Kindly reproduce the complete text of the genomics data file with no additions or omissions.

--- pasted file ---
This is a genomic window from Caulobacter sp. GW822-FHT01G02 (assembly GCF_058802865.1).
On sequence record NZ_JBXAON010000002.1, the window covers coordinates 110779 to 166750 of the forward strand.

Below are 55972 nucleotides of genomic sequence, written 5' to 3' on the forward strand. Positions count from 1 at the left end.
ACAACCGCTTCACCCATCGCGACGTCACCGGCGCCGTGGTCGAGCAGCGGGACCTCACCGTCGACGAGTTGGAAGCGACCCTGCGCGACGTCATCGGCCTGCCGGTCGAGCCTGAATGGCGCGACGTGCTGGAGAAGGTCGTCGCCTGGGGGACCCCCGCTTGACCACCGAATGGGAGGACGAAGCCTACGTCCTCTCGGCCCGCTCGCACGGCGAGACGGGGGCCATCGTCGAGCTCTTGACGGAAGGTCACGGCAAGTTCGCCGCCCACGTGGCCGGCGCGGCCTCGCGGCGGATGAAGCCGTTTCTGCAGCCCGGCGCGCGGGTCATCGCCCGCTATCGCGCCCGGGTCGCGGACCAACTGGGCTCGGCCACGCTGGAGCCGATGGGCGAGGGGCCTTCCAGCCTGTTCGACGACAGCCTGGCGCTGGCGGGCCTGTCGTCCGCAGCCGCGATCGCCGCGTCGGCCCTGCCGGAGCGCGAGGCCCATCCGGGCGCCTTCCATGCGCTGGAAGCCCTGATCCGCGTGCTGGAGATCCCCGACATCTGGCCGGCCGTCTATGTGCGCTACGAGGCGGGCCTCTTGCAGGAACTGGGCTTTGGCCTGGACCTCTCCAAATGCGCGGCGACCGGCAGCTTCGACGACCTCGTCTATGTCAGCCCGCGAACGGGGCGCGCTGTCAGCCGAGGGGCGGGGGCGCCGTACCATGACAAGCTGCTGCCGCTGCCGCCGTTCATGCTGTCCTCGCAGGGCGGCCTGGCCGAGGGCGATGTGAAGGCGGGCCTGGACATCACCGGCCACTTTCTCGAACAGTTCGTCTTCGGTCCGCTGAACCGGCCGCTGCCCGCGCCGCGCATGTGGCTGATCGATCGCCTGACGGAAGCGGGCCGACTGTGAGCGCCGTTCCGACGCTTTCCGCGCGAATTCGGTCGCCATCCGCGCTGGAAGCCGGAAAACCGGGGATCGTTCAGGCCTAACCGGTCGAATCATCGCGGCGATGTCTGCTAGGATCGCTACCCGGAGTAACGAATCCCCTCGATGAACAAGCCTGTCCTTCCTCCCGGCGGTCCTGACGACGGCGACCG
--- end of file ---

This is a genomic window from Caulobacter sp. GW822-FHT01G02 (assembly GCF_058802865.1).
On sequence record NZ_JBXAON010000002.1, the window covers coordinates 110779 to 166750 of the forward strand.

Below are 55972 nucleotides of genomic sequence, written 5' to 3' on the forward strand. Positions count from 1 at the left end.
ACAACCGCTTCACCCATCGCGACGTCACCGGCGCCGTGGTCGAGCAGCGGGACCTCACCGTCGACGAGTTGGAAGCGACCCTGCGCGACGTCATCGGCCTGCCGGTCGAGCCTGAATGGCGCGACGTGCTGGAGAAGGTCGTCGCCTGGGGGACCCCCGCTTGACCACCGAATGGGAGGACGAAGCCTACGTCCTCTCGGCCCGCTCGCACGGCGAGACGGGGGCCATCGTCGAGCTCTTGACGGAAGGTCACGGCAAGTTCGCCGCCCACGTGGCCGGCGCGGCCTCGCGGCGGATGAAGCCGTTTCTGCAGCCCGGCGCGCGGGTCATCGCCCGCTATCGCGCCCGGGTCGCGGACCAACTGGGCTCGGCCACGCTGGAGCCGATGGGCGAGGGGCCTTCCAGCCTGTTCGACGACAGCCTGGCGCTGGCGGGCCTGTCGTCCGCAGCCGCGATCGCCGCGTCGGCCCTGCCGGAGCGCGAGGCCCATCCGGGCGCCTTCCATGCGCTGGAAGCCCTGATCCGCGTGCTGGAGATCCCCGACATCTGGCCGGCCGTCTATGTGCGCTACGAGGCGGGCCTCTTGCAGGAACTGGGCTTTGGCCTGGACCTCTCCAAATGCGCGGCGACCGGCAGCTTCGACGACCTCGTCTATGTCAGCCCGCGAACGGGGCGCGCTGTCAGCCGAGGGGCGGGGGCGCCGTACCATGACAAGCTGCTGCCGCTGCCGCCGTTCATGCTGTCCTCGCAGGGCGGCCTGGCCGAGGGCGATGTGAAGGCGGGCCTGGACATCACCGGCCACTTTCTCGAACAGTTCGTCTTCGGTCCGCTGAACCGGCCGCTGCCCGCGCCGCGCATGTGGCTGATCGATCGCCTGACGGAAGCGGGCCGACTGTGAGCGCCGTTCCGACGCTTTCCGCGCGAATTCGGTCGCCATCCGCGCTGGAAGCCGGAAAACCGGGGATCGTTCAGGCCTAACCGGTCGAATCATCGCGGCGATGTCTGCTAGGATCGCTACCCGGAGTAACGAATCCCCTCGATGAACAAGCCTGTCCTTCCTCCCGGCGGTCCTGACGACGGCGACCG